And in a way, I try to sort of paint them in a really loose and easy and uncontrolled way, so to embrace not just in the image, but also in their painted attitude, that level of freedom, that level of pure life, joy.
As a painter, my sense of storytelling happens to be satirical or funny.
It certainly loosens up your unconscious to be able to come out in ways that it couldn't otherwise.
This is a little corner I've made for making some animations that I'm working on at the moment.
So this is the, um, it's a piece of wood board that's been painted with acrylic, and then you can just make the mark, take a picture, and erase it and then come back again.
The animation's going to be about... two minutes, maybe two minutes and a half, and for that, there will be about 1,700 frames.
So far, it's just a few steps of a figure coming into the space.
This animation will have a voice.
Yeah, and it's going to be really interesting.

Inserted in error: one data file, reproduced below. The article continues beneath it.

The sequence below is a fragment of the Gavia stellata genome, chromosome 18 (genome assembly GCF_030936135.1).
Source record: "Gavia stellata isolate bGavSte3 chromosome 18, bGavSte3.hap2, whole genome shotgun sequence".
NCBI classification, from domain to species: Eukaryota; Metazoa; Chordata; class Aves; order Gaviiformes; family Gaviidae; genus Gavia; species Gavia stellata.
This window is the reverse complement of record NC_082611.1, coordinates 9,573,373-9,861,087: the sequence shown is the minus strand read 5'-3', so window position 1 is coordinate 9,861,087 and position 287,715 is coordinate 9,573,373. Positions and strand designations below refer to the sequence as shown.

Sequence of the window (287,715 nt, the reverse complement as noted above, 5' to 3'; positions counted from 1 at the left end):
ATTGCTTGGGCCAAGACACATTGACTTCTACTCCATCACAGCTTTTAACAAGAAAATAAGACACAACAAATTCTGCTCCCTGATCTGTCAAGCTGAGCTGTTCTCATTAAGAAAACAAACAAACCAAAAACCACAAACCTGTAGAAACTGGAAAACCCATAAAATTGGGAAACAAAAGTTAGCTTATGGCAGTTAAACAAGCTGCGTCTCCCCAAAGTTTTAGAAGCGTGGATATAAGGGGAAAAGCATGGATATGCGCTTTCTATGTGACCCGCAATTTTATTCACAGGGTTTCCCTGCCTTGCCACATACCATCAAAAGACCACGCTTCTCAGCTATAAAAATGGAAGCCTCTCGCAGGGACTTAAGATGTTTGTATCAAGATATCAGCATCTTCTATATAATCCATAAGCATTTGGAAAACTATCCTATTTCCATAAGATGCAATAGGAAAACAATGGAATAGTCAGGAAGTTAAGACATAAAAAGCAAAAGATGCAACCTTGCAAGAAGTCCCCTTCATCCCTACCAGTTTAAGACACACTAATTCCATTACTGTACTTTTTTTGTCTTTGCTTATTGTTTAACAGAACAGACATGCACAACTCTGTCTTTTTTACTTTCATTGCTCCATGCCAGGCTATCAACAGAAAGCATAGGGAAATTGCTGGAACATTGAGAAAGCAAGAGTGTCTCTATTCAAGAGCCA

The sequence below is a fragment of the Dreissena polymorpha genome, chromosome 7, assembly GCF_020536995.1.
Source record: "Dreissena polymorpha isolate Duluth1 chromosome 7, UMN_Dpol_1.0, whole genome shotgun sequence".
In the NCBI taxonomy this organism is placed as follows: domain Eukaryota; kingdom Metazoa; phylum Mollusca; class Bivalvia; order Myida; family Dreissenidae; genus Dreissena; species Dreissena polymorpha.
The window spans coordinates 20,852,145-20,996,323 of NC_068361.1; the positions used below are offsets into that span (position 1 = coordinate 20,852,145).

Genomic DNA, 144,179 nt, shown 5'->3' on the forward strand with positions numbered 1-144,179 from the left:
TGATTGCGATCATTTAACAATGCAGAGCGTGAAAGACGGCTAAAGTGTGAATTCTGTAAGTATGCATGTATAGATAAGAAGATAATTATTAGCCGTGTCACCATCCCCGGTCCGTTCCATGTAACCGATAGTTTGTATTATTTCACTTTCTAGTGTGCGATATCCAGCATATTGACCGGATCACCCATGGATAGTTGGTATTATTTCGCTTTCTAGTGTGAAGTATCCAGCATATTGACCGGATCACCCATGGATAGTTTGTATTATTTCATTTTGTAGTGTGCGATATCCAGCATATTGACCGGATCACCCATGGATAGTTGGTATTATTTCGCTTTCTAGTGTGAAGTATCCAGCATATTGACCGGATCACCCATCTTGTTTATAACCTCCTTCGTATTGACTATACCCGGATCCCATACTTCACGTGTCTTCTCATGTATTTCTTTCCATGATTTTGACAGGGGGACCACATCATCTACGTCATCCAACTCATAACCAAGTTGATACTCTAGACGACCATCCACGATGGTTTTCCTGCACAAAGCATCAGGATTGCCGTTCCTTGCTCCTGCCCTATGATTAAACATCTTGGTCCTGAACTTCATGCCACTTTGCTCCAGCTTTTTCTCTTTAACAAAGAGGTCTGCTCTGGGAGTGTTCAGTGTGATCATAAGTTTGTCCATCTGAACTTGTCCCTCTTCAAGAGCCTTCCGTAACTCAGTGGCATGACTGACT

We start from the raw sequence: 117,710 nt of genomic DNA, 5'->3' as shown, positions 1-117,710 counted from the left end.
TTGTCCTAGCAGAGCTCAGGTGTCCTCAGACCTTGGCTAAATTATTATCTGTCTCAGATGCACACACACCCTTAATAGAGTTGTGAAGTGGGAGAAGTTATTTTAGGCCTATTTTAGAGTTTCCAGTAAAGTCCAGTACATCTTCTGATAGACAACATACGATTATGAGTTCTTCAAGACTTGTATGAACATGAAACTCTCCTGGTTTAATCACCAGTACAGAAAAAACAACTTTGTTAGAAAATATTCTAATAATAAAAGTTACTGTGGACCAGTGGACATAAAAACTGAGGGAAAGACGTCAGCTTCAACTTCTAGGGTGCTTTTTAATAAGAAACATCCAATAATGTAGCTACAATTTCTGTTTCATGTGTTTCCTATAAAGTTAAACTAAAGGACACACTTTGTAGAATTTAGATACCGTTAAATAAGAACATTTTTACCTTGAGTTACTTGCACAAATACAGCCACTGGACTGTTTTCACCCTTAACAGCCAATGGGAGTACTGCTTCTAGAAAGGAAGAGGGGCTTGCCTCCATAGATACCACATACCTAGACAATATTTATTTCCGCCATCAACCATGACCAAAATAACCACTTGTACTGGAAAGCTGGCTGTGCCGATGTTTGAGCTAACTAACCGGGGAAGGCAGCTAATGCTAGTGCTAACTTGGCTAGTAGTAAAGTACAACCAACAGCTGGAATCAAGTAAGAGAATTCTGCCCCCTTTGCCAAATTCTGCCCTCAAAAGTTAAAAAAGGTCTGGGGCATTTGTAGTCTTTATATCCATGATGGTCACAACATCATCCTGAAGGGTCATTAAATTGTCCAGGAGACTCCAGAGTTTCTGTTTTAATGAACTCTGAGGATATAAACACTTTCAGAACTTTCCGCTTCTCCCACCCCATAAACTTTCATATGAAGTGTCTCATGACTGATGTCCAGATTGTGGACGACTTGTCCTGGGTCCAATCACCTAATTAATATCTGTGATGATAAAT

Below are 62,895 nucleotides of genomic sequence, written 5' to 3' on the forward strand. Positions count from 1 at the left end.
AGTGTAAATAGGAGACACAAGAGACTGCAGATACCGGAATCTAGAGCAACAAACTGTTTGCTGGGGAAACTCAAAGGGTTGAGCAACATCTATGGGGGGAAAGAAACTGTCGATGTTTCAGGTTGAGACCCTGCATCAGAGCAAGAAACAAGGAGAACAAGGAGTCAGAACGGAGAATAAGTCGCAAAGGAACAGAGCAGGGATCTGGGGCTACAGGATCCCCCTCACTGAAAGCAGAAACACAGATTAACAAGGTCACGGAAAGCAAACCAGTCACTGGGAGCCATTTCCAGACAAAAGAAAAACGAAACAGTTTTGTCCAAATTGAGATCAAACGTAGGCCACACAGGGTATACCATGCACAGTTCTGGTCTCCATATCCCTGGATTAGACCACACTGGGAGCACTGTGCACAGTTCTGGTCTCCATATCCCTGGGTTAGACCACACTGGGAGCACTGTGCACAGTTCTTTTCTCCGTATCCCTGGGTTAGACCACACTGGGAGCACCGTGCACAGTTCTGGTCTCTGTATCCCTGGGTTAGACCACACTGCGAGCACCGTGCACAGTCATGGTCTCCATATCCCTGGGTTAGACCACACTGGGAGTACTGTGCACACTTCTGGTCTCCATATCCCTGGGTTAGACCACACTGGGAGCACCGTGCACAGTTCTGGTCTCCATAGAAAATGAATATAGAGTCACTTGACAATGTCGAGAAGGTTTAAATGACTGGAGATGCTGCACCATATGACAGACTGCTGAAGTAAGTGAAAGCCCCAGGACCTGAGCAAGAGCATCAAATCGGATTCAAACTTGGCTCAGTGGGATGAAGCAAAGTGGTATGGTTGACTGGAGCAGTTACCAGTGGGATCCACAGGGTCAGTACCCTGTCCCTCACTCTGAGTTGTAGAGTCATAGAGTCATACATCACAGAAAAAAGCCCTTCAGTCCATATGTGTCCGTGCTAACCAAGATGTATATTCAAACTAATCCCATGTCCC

It's going to be the voice of god, so I have to imagine what the voice of God will sound like.
This was the first animation where I, um, also had a real background, a filmed background.
II get a very, um, naive pleasure from them.
I'm really interested in this relationship between adults and kids, you know, the potential of what the kids are capable of and what the adults are capable of.
The stories that maybe are the fundamentals of, uh, western cultures are very much about the kids replacing the adults, you know, with "Oedipus Rex."
But a lot of mythologies in Iran are actually that the parents kill the kids, sometimes by mistake.
So, yeah, so we'll see if the kids, um... are stronger with the adults.
The way the paintings portray the figures as sometimes childlike or behaving badly or not knowing who the aggressor is, and if they're liking being victimized or being pulled at.
I think I'm much more interested in our in our culture that looks at those particular gestures and finds fault in it.
For me, I think the salvation is to behave like children.
So, in a sense, the true oppressor is the frontal lobe.